September 2005
Volume 5, Issue 8
Free
Vision Sciences Society Annual Meeting Abstract  |   September 2005
Visual backward masking: Feed-forward or recurrent?
Author Affiliations
  • Frouke Hermens
    Laboratory of Psychophysics, Brain Mind Institute, Ecole Polytechnique Fédérale de Lausanne, Switzerland
  • Gediminas Luksys
    Laboratory of Computational Neuroscience, Brain Mind Institute, Ecole Polytechnique Fédérale de Lausanne, Switzerland
  • Wulfram Gerstner
    Laboratory of Computational Neuroscience, Brain Mind Institute, Ecole Polytechnique Fédérale de Lausanne, Switzerland
  • Michael H. Herzog
    Laboratory of Psychophysics, Brain Mind Institute, Ecole Polytechnique Fédérale de Lausanne, Switzerland
Journal of Vision September 2005, Vol.5, 764. doi:10.1167/5.8.764
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      Frouke Hermens, Gediminas Luksys, Wulfram Gerstner, Michael H. Herzog; Visual backward masking: Feed-forward or recurrent?. Journal of Vision 2005;5(8):764. doi: 10.1167/5.8.764.

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      © ARVO (1962-2015); The Authors (2016-present)

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Abstract

In the past years there has been a renewed debate on the mechanisms of backward masking. Some of the existing models assumed that masking occurs by the interactions between two feed-forward processing streams (e.g. Breitmeyer, 1984). The recently introduced object substitution model assumes that masking occurs in recurrent architectures in which the mask replaces the target representation (Di Lollo et al., 2000). Here we show that a 2-dimensional, one-layer Wilson-Cowan type model, which relies on lateral connections only, is able to describe a broad range of masking effects. These effects include masking by light, noise, pattern, and shine-through masks. The model mimics processing in the visual area V1 and comprises an excitatory and an inhibitory layer only. Neural activities corresponding to the edges of an object are dynamically enhanced while inner elements are suppressed. In the model, masking occurs when edge and target activity interfere with each other. When homogeneous structures of the mask are filtered out before corresponding neural activities can interfere with the target activity, masking is diminished. On the basis of our model simulations we propose that masking effects occurs during basic early visual information processing such as object contour detection. At least some masking phenomena can be described by a single layer network without the need for interactions between feed-forward processing stages or between higher and lower-level areas.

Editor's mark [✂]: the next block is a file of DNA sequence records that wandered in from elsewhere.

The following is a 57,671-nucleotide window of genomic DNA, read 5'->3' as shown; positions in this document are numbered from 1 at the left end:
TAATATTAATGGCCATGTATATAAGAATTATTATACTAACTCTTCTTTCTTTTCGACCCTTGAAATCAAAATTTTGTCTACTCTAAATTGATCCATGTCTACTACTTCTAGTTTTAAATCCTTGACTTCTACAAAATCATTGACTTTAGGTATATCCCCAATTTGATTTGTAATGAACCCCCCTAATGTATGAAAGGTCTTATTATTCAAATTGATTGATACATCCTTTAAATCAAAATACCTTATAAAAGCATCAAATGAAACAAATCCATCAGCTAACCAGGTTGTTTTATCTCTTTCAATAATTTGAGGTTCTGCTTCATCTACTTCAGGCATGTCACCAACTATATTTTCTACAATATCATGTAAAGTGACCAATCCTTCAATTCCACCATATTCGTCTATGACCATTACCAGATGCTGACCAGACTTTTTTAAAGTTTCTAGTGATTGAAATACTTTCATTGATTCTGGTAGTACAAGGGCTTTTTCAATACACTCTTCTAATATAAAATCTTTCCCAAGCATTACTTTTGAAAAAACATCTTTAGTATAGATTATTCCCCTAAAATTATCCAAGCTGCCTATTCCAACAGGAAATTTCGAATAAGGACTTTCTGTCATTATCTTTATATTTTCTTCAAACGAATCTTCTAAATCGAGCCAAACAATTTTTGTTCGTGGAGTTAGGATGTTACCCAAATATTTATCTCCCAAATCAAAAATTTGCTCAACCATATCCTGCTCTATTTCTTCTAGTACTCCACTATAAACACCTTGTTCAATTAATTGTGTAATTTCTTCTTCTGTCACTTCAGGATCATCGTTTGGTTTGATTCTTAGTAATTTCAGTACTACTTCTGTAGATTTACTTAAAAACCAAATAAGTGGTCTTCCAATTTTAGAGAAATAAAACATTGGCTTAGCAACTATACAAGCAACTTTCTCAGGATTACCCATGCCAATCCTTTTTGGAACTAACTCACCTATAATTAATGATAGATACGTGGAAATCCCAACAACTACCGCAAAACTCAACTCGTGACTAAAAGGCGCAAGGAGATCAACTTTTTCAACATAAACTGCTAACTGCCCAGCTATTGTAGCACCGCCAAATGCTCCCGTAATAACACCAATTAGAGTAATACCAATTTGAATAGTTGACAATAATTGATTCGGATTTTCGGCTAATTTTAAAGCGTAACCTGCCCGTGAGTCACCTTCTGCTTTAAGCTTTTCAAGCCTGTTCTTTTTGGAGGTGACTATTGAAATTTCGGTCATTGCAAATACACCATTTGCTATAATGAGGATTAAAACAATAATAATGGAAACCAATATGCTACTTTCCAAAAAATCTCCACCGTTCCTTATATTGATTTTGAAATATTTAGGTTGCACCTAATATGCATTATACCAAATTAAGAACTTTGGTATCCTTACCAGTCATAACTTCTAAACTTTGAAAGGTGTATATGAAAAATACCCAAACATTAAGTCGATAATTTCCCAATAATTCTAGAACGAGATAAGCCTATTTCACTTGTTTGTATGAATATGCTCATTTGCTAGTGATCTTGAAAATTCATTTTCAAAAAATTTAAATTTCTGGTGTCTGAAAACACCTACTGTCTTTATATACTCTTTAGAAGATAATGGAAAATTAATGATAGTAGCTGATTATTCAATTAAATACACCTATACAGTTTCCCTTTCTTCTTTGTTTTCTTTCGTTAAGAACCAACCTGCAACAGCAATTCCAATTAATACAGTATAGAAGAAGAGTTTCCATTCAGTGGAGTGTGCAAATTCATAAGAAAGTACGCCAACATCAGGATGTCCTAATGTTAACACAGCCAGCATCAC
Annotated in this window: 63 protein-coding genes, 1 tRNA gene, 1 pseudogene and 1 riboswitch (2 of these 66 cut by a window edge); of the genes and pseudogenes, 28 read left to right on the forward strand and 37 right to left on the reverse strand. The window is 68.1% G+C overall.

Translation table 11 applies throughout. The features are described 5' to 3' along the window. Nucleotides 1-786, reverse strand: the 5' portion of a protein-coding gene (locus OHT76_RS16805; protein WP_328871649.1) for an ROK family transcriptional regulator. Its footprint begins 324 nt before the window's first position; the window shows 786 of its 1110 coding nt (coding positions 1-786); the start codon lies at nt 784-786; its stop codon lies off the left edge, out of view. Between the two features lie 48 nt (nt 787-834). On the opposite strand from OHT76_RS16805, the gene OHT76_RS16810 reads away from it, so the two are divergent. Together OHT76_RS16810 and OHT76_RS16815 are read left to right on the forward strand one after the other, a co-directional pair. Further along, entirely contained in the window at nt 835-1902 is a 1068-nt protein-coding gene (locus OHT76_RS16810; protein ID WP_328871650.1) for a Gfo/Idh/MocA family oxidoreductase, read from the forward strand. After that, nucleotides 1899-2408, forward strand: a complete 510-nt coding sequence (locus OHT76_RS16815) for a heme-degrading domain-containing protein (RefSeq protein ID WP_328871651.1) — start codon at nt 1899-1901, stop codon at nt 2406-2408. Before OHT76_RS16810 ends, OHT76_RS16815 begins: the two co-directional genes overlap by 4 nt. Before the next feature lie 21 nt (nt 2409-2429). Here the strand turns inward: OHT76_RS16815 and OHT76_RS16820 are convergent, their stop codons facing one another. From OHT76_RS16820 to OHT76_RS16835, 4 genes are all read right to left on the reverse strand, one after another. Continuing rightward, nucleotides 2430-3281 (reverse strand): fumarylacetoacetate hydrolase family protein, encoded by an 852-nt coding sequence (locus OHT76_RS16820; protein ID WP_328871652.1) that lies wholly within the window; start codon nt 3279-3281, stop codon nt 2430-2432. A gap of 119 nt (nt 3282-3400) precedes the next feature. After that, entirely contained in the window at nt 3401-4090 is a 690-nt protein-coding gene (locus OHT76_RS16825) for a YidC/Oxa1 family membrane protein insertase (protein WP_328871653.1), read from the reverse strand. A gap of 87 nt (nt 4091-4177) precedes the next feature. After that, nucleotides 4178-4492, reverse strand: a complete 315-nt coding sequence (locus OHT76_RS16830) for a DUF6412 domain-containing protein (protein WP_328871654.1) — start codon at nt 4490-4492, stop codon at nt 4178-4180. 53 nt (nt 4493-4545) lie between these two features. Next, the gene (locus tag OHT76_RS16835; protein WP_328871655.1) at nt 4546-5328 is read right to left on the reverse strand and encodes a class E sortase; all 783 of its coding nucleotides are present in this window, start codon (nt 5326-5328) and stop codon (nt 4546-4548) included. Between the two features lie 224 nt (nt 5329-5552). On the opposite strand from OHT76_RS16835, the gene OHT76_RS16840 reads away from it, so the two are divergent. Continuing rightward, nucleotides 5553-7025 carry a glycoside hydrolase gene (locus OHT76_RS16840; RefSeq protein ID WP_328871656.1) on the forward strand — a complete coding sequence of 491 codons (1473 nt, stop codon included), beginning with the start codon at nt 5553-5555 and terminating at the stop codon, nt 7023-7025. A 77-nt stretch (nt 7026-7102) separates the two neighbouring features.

Hermens, F. Luksys, G. Gerstner, W. Herzog, M. H. (2005). Visual backward masking: Feed-forward or recurrent? [Abstract]. Journal of Vision, 5(8):764, 764a, http://journalofvision.org/5/8/764/, doi:10.1167/5.8.764. [CrossRef] [PubMed]
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